Thursday, January 5, 2017

The Fading Light

The frozen Lake Michigan at sunset
Another trek to Wisconsin for the holidays had me searching for a VERY short list of birds in my area.  There were only 3 or 4 birds I could hope to gain for the life list while keeping myself within short distance of family events. And to be honest, I love that challenge.  When I'm home, most of my birding takes place in beautiful Manitowoc County along Lake Michigan.  It's a fun challenge.  Plus I love revisiting my favorite places here in town. 

Northern Cardinal
If I can do it, I like to "straddle" the year when it comes to birding.  I ended my birding here in 2016 and began 2017 with a nice list of wintering eastern birds to kick start the year. As birders know, we all start over at "0" when January 1st begins.  For many of us, it makes us pause and reflect on what we've seen and experienced over the past year while wondering with excitement what we'll see and experience for the new year. 

Bald Eagle at sunset eating dinner(a gull)
During my trek out to visit family, I tried to prepare myself for the constant need to sleep and eat.  Overcast skies, frozen waterways and early dark nights were constant reminders of the difficulty factor for birding this time of year in the Great Lakes. Time was also a major player on this trip so I had to budget wisely to make it all work smoothly. 


I've found that creating a schedule several days in advance is a good thing.  Then there are the things that I always have to keep in mind while birding back here in the cold. Will a snow storm interfere?  How many warm clothes should I pack?  How can I prevent myself from getting sick? How much prep time is needed to get from point A to point B before it gets dark?  And even more difficult?  Predicting where the birds will be during the various shades of winter.  Even on the lake, we had to be conscious of the open water areas.  Ice drifts are good for gulls, but completely frozen rivers and harbors are not good for ANY birds. It's very different from desert birding:) And the weather can change at the drop of a hat. 

Northern Shrike
And then I got sick.  I just remember waking up one morning and thinking, Oh oh.  This day isn't going to be a good one.  It wasn't.  I worshiped the porcelain goddess for TWO days!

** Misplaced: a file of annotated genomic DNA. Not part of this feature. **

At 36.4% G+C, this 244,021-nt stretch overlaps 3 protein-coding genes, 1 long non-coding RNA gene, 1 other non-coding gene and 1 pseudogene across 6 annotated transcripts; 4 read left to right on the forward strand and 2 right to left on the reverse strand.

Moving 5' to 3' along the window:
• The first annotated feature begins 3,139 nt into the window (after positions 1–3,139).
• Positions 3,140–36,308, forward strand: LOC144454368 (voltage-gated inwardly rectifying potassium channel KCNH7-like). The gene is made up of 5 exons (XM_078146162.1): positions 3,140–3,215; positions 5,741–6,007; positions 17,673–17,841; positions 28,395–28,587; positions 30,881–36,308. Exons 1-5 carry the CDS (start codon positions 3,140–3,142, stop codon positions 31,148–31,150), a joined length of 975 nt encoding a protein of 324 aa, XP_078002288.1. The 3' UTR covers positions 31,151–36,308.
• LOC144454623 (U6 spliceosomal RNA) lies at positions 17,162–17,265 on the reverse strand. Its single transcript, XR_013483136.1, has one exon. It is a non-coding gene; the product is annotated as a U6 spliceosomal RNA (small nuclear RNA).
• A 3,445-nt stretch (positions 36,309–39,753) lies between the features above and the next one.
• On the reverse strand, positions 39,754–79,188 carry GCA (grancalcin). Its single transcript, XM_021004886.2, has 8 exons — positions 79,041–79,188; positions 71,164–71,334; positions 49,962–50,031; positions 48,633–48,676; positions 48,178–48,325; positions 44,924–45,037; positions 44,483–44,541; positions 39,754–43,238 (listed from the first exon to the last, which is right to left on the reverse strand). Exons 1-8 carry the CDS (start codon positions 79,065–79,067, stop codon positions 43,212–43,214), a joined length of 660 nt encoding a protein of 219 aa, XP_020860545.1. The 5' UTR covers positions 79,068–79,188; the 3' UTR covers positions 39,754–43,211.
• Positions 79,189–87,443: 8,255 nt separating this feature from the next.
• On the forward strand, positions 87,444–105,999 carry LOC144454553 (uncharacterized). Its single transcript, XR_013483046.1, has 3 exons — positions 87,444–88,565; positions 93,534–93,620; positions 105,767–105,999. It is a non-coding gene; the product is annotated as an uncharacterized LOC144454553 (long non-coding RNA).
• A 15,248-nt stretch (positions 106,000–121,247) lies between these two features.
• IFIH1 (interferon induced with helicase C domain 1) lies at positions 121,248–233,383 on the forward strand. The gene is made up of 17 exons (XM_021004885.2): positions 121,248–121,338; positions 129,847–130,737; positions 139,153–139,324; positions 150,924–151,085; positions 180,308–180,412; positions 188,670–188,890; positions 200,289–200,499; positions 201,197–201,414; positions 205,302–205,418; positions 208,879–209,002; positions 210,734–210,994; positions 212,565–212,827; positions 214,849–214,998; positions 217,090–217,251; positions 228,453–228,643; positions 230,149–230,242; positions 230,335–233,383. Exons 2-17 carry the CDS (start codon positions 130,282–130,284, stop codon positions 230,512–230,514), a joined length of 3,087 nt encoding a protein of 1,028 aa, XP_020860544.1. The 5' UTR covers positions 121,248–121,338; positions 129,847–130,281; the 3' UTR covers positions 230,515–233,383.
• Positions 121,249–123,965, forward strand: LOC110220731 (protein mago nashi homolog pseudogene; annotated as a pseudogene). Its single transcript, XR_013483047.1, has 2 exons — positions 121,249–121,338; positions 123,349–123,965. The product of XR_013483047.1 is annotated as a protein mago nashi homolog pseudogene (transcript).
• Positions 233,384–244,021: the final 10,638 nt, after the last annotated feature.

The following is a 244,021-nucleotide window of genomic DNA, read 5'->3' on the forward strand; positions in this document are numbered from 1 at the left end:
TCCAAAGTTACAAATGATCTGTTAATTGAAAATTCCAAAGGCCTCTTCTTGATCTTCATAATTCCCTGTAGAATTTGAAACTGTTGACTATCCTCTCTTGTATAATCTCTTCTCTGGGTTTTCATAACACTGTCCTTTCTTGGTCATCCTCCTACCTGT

Eastern Screech-Owl
Life birds don't care.  Nor will they wait. I made a vow that in sickness and in wealth I'd dedicate my life to finding them. Whether I am conscious or not doesn't matter:) So on our scheduled day, I mustered up my energy cells and got in the car and went to visit with friends Nancy and Earl (who were so kind to help me out with a visiting Eastern Screech-Owl).  After we saw the owl and returned home, I went back to bed and proceeded to die slowly.


Herring Gulls in flight
 And then there is the grunt work.  I saved finding a Thayer's Gull for this trek because they are not easy to pick out among the hundreds of similar looking Herring Gulls.  People were reporting Iceland Gulls but I didn't go chasing that bird species because it's most likely going to be lumped back in with the Thayer's Gull.   There's a similar discussion happening with the Hoary and Common Redpoll. So for me, it's just finding a Common Redpoll and Thayer's Gull. We stood in the icy cold 10 degree weather staring at the hundreds of gulls. The fingers in my gloves were frozen. And my desire to search for a Thayer's Gull fizzled out fast.  My decision?  I took a panoramic of the entire colony of gulls from different vantage points and when I got home, I stitched the pictures together and counted and ID'd every single gull on that massive ice sheet from the comfort of my warm living room. 

Common Goldeneyes
On the way home right before the sun set at 4 PM!!, we stopped to observe the Common Goldeneyes in the harbor. As they flew from the waters, I watched their wing flap pattern and listened to their calls. 



So as the skies got grayer and darker, I snapped my pics. Then I would carefully plan and time out my birding  for the next day.  Sometimes I had an hour.  Other times, it was several.  


Rough-legged Hawk
As our time came to a close, I tried to weave in birding time with my family.  They like to be outdoors like I do so the birding thing wasn't really an issue.  I just go slower and get distracted often. 



The good part about short sunlit days is that there is more time to goof around with family and friends at night.  Here, my family set up a cam to capture pictures of several deer visiting the yard.  Instead we captured a pic of the creature known as Bilda The Beast!  More from Wisconsin next week.  Until then, have a great weekend!

5 comments:

  1. Sorry to hear you got sick but it did not seem to stop you birding!!! HAPPY NEW YEAR.

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    1. Happy New Year to you as well Margaret!!!

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  2. Ha Ha - love Bilda the Beast :) Happy New Year Chris.

    A wonderful blog post to start the year - hope you had a lovely Christmas with your family and have recovered from your illness.

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  3. Time isn't something we often think about in relation to birding, so this post is a good reminder about that. It's also challenging to bird when unwell or tired, so good to have friends who help!

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  4. Chris, I love that shot of Lake Michigan. I am so sorry you got so sick! How nice to find the Shrike and the owl! Looks like all your planning paid off!

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